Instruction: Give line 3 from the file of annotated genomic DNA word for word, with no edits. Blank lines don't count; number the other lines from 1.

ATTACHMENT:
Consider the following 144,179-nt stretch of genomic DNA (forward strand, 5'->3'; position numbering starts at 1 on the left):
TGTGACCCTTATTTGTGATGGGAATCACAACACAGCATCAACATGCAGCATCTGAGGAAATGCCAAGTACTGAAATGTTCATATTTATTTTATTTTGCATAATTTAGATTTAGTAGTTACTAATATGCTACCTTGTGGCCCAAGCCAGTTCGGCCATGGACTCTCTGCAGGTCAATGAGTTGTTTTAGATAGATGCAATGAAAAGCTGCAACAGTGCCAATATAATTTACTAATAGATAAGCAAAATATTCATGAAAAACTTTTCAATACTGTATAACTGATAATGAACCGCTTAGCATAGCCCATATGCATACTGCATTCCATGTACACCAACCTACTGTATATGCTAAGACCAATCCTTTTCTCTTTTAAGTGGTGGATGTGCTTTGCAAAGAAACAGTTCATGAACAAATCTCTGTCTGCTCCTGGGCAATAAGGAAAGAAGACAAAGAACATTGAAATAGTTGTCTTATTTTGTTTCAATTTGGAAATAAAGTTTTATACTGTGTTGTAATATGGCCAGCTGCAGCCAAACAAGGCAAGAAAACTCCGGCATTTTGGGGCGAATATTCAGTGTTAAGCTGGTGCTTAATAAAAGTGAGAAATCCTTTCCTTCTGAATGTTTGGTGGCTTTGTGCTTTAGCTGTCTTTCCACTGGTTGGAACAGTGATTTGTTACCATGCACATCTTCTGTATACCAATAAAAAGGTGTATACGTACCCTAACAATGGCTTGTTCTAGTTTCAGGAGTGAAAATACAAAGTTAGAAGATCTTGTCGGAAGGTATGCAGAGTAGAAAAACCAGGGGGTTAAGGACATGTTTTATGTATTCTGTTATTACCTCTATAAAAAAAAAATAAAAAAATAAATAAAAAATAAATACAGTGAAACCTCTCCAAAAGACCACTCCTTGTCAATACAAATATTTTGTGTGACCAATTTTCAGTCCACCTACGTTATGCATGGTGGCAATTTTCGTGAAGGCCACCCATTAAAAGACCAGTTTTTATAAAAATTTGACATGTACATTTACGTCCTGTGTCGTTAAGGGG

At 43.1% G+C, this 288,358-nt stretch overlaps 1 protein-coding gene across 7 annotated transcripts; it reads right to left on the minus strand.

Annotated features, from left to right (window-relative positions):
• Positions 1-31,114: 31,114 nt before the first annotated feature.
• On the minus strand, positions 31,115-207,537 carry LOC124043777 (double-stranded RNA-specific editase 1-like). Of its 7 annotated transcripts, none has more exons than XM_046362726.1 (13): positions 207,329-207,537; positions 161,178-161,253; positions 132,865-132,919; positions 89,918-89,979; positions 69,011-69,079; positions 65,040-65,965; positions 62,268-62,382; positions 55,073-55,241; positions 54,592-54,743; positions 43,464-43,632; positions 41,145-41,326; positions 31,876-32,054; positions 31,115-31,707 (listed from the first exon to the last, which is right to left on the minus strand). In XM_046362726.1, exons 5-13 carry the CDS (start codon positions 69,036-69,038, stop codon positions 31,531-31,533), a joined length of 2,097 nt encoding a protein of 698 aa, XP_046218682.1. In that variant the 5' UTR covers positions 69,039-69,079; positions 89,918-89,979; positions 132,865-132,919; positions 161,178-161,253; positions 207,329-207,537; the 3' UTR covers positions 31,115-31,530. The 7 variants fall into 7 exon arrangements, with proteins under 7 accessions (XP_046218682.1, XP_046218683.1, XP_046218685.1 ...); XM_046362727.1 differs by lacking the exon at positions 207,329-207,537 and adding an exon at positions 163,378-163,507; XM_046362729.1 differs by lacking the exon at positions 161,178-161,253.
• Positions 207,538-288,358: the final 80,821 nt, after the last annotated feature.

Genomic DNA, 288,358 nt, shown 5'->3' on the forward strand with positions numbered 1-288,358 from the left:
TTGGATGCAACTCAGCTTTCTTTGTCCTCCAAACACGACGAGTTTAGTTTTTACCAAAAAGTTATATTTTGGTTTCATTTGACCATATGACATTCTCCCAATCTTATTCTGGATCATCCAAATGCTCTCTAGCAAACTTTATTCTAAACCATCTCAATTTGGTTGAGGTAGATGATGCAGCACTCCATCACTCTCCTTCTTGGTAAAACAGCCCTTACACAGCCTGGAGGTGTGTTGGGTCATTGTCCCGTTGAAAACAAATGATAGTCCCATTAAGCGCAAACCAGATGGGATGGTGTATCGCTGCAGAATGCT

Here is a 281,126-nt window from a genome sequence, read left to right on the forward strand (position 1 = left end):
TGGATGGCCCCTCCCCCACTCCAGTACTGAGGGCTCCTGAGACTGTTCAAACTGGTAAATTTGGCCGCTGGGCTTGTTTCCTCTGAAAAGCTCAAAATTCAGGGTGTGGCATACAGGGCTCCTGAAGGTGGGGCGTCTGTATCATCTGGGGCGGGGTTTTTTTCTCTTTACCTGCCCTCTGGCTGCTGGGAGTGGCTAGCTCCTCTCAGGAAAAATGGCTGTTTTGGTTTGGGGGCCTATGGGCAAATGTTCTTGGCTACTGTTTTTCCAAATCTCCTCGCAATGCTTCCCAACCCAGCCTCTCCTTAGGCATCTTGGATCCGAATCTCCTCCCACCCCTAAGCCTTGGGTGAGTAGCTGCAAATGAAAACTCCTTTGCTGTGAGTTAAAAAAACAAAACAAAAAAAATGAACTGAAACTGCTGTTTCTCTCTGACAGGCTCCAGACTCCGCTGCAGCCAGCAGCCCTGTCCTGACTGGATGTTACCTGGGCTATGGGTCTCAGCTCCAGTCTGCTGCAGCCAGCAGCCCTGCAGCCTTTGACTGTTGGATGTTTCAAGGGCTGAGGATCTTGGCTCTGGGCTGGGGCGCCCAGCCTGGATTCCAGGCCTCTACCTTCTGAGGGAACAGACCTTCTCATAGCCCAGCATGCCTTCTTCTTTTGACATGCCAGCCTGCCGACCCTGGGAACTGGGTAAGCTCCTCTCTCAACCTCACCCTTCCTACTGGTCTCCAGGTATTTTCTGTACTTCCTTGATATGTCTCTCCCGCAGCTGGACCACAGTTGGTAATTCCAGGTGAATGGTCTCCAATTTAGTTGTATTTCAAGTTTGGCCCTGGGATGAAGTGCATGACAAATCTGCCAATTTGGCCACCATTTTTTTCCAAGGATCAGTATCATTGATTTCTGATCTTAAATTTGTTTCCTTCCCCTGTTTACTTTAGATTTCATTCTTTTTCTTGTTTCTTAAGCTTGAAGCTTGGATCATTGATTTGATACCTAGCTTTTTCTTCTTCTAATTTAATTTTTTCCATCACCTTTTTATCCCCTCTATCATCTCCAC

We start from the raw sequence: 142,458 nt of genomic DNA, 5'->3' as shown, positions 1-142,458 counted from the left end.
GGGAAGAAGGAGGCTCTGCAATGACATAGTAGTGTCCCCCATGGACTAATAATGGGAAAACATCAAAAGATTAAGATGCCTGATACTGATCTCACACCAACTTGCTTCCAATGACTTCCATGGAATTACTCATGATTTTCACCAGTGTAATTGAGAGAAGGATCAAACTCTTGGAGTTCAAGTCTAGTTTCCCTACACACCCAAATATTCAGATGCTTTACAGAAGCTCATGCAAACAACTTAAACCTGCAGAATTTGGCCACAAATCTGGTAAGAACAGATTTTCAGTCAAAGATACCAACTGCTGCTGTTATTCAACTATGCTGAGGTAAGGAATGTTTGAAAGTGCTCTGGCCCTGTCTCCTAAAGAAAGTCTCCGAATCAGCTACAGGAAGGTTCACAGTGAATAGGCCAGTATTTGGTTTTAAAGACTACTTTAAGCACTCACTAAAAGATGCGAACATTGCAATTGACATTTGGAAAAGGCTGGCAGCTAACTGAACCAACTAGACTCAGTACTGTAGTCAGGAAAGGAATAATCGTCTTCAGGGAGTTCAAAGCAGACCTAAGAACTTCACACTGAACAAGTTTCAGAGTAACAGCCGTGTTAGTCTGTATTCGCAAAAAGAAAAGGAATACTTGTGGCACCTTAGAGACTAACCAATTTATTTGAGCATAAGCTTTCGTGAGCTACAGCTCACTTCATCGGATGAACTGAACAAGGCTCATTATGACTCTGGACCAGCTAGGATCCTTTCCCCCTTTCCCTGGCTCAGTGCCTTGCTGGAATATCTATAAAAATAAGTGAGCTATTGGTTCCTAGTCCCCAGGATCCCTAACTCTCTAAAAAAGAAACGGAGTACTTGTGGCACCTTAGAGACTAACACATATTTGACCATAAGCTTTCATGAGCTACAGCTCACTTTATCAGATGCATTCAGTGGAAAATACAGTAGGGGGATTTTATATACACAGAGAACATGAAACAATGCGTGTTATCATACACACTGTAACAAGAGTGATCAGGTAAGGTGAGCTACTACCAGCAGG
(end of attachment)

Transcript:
At 43.1% G+C, this 288,358-nt stretch overlaps 1 protein-coding gene across 7 annotated transcripts; it reads right to left on the minus strand.